Vehicle Ride Height

Vehicle riding height or ground clearance is a vital measurement that's checked before performing a wheel alignment. It affects the toe, caster, and camber angles. Measurements are taken with a tape measure or special tool from the ground to the fender well, bumper, control arm, etc. Check for manufacturer's specifications before taking the vehicle's height measurement.

Automotive springs variable vs linear.

Typically sagging coils, leaf springs, suspension airbags, or torsion bars are at fault. Check the control arm bushings for wear or damage before condemning any spring. Vehicle manufacturers have different specifications and techniques for measuring ride height. Usually, if the vehicle sags more than an inch from front to rear or side to side, it is out of specifications. Always check the sticker in the door frame for the correct tire size. A larger or smaller diameter tire also affects the curb ride height measurements.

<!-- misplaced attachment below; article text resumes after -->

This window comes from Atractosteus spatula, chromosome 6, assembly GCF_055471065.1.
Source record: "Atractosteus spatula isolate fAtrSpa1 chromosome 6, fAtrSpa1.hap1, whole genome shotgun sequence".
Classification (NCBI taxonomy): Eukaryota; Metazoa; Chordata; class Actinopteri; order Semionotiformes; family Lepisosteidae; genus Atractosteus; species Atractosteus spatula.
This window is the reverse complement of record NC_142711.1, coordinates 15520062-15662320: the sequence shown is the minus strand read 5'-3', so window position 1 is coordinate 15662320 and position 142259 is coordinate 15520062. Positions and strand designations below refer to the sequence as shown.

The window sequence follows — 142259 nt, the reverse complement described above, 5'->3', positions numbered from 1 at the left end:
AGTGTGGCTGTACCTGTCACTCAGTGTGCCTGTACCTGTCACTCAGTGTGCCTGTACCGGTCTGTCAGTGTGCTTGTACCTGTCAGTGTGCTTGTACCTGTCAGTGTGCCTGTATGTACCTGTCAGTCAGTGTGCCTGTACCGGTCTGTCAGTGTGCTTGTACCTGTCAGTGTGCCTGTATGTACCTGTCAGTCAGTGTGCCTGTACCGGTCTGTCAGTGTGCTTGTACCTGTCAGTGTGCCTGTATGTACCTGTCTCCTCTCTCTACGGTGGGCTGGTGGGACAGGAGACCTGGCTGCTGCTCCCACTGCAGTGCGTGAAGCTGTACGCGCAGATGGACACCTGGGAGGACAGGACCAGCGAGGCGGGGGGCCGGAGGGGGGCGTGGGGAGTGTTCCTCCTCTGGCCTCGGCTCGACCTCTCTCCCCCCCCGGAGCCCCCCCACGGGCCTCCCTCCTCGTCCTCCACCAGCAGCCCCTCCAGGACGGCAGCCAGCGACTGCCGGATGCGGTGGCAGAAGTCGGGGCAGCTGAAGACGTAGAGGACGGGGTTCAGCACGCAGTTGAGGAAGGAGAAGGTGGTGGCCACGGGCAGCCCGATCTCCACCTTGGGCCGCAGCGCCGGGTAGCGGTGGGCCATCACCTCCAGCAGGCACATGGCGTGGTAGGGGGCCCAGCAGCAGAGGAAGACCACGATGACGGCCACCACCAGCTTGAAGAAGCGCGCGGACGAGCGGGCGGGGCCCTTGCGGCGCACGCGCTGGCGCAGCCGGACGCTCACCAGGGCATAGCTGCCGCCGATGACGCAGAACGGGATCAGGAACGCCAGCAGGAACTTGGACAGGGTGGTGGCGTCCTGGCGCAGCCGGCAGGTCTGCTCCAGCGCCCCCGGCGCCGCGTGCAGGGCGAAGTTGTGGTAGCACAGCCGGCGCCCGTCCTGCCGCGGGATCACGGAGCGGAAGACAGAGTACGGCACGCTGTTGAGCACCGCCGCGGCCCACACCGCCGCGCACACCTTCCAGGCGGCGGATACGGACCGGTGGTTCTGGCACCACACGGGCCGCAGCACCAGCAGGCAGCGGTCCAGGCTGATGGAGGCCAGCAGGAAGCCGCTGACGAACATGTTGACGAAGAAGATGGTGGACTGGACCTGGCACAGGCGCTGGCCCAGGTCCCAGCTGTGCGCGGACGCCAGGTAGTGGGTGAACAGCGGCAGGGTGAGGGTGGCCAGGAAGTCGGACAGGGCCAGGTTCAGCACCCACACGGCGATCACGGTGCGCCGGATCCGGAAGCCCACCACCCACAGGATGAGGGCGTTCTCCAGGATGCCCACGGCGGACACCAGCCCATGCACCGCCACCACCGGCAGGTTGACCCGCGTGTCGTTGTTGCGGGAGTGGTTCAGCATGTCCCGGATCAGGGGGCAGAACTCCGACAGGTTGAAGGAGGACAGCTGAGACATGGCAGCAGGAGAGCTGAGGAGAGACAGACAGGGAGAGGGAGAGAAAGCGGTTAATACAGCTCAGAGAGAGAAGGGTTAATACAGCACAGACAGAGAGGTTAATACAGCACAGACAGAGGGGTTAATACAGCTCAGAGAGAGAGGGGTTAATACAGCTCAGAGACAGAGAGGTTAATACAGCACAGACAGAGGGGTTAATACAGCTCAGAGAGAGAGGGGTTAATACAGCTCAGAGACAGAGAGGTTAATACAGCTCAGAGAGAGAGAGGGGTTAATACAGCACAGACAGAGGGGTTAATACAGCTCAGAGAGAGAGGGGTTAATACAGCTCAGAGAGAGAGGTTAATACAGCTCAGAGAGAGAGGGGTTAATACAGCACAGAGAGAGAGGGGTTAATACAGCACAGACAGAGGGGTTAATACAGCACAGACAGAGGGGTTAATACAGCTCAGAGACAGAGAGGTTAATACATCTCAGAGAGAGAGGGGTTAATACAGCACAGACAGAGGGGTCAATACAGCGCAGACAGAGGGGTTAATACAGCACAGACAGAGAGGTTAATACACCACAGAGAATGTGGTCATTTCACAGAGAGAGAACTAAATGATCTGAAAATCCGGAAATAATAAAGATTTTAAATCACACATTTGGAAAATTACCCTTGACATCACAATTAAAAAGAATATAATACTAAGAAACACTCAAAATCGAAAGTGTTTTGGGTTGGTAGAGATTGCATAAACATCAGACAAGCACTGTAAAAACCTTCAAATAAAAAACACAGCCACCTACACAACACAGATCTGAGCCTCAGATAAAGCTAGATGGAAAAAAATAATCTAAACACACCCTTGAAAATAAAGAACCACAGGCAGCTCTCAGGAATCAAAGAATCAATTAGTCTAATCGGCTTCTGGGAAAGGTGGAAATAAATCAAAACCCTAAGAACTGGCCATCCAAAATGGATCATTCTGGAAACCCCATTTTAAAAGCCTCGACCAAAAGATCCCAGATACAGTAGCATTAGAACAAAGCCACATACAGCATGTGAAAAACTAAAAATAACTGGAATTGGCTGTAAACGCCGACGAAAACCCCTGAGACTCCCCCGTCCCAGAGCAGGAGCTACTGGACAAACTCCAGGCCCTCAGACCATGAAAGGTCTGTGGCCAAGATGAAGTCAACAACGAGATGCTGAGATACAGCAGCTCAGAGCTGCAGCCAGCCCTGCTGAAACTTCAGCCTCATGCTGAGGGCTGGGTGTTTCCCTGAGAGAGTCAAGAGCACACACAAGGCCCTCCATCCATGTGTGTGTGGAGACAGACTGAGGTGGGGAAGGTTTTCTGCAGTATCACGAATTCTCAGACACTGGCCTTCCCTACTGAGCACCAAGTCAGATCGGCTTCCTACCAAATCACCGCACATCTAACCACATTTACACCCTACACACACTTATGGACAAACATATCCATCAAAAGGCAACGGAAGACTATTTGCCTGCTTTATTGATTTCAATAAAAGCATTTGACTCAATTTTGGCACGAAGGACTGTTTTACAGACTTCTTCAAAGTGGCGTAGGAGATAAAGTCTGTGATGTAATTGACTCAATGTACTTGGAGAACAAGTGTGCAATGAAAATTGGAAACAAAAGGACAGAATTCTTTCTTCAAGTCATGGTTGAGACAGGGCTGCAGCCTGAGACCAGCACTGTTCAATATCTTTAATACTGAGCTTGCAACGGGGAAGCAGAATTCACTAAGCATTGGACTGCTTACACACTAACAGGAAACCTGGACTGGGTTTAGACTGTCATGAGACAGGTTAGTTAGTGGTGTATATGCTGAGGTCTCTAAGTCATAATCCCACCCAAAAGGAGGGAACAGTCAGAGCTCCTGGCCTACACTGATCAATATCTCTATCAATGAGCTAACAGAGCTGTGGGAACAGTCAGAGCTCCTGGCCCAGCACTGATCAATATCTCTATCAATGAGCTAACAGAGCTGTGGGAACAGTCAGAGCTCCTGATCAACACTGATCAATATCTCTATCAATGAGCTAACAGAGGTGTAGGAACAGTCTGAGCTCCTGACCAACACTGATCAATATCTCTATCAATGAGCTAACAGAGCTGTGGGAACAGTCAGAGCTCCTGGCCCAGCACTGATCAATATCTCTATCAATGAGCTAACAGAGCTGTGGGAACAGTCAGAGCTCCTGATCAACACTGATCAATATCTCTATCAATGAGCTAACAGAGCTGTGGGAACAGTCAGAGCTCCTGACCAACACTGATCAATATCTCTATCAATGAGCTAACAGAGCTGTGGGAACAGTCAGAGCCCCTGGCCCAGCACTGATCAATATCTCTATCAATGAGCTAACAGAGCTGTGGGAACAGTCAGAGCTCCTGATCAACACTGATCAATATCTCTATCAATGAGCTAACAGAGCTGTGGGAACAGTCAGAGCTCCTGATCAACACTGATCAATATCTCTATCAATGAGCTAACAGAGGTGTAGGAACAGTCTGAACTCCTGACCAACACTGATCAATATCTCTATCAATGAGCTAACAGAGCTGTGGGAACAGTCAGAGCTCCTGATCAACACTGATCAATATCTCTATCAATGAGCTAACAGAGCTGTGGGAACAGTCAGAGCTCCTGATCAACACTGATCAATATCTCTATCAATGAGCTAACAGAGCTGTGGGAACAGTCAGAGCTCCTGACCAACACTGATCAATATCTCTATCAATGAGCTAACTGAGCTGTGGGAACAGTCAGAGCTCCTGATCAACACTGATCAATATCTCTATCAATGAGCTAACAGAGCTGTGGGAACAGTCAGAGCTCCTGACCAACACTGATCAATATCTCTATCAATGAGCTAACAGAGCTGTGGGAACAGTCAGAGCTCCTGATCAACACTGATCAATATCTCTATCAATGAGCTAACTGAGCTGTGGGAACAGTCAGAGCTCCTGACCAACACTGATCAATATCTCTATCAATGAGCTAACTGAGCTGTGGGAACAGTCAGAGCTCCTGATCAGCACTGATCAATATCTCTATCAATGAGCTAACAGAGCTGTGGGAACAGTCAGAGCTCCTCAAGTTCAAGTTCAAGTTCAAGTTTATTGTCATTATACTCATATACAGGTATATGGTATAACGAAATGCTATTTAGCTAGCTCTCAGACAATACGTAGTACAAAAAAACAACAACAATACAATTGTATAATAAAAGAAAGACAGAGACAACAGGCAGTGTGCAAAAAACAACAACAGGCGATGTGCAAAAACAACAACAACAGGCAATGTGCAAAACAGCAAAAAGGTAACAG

Sometimes if the ride height is within a certain amount, a shim is used to restore the measurement to specifications. The shim increases the ride harshness and the chance of the spring bottoming out. When worn, it's always best to replace these springs in pairs.

Variable-rate springs provide a soft ride when traveling with light loads and a firmer ride when traveling with heavier loads by using springs of different thickness and spacing between coils. A linear spring is squarer and has equal spacing and thickness throughout.